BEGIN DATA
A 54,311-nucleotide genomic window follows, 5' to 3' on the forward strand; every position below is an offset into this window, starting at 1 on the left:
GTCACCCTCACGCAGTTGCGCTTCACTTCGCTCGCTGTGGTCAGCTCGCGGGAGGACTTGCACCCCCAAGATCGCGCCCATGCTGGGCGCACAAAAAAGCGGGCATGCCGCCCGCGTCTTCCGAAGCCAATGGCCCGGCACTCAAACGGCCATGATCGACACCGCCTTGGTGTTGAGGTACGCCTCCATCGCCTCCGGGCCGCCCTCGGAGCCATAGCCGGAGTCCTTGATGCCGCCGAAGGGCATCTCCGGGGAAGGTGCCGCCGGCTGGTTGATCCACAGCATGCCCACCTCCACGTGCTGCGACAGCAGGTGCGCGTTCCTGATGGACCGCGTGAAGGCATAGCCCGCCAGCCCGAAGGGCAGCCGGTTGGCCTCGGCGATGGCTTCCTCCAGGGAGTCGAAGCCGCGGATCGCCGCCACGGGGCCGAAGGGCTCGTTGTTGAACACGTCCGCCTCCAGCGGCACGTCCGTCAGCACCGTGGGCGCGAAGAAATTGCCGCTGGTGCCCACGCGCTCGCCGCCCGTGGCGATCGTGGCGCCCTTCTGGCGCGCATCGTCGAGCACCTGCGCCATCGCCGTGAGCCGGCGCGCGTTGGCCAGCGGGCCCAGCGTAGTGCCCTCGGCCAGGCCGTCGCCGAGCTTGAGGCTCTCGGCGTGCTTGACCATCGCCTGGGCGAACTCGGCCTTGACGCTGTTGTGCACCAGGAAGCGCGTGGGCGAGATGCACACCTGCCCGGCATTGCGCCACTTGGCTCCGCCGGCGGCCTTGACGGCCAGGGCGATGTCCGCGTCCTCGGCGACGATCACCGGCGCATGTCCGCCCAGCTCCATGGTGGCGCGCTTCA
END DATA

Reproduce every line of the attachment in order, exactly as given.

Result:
A 54,311-nucleotide genomic window follows, 5' to 3' on the forward strand; every position below is an offset into this window, starting at 1 on the left:
GTCACCCTCACGCAGTTGCGCTTCACTTCGCTCGCTGTGGTCAGCTCGCGGGAGGACTTGCACCCCCAAGATCGCGCCCATGCTGGGCGCACAAAAAAGCGGGCATGCCGCCCGCGTCTTCCGAAGCCAATGGCCCGGCACTCAAACGGCCATGATCGACACCGCCTTGGTGTTGAGGTACGCCTCCATCGCCTCCGGGCCGCCCTCGGAGCCATAGCCGGAGTCCTTGATGCCGCCGAAGGGCATCTCCGGGGAAGGTGCCGCCGGCTGGTTGATCCACAGCATGCCCACCTCCACGTGCTGCGACAGCAGGTGCGCGTTCCTGATGGACCGCGTGAAGGCATAGCCCGCCAGCCCGAAGGGCAGCCGGTTGGCCTCGGCGATGGCTTCCTCCAGGGAGTCGAAGCCGCGGATCGCCGCCACGGGGCCGAAGGGCTCGTTGTTGAACACGTCCGCCTCCAGCGGCACGTCCGTCAGCACCGTGGGCGCGAAGAAATTGCCGCTGGTGCCCACGCGCTCGCCGCCCGTGGCGATCGTGGCGCCCTTCTGGCGCGCATCGTCGAGCACCTGCGCCATCGCCGTGAGCCGGCGCGCGTTGGCCAGCGGGCCCAGCGTAGTGCCCTCGGCCAGGCCGTCGCCGAGCTTGAGGCTCTCGGCGTGCTTGACCATCGCCTGGGCGAACTCGGCCTTGACGCTGTTGTGCACCAGGAAGCGCGTGGGCGAGATGCACACCTGCCCGGCATTGCGCCACTTGGCTCCGCCGGCGGCCTTGACGGCCAGGGCGATGTCCGCGTCCTCGGCGACGATCACCGGCGCATGTCCGCCCAGCTCCATGGTGGCGCGCTTCA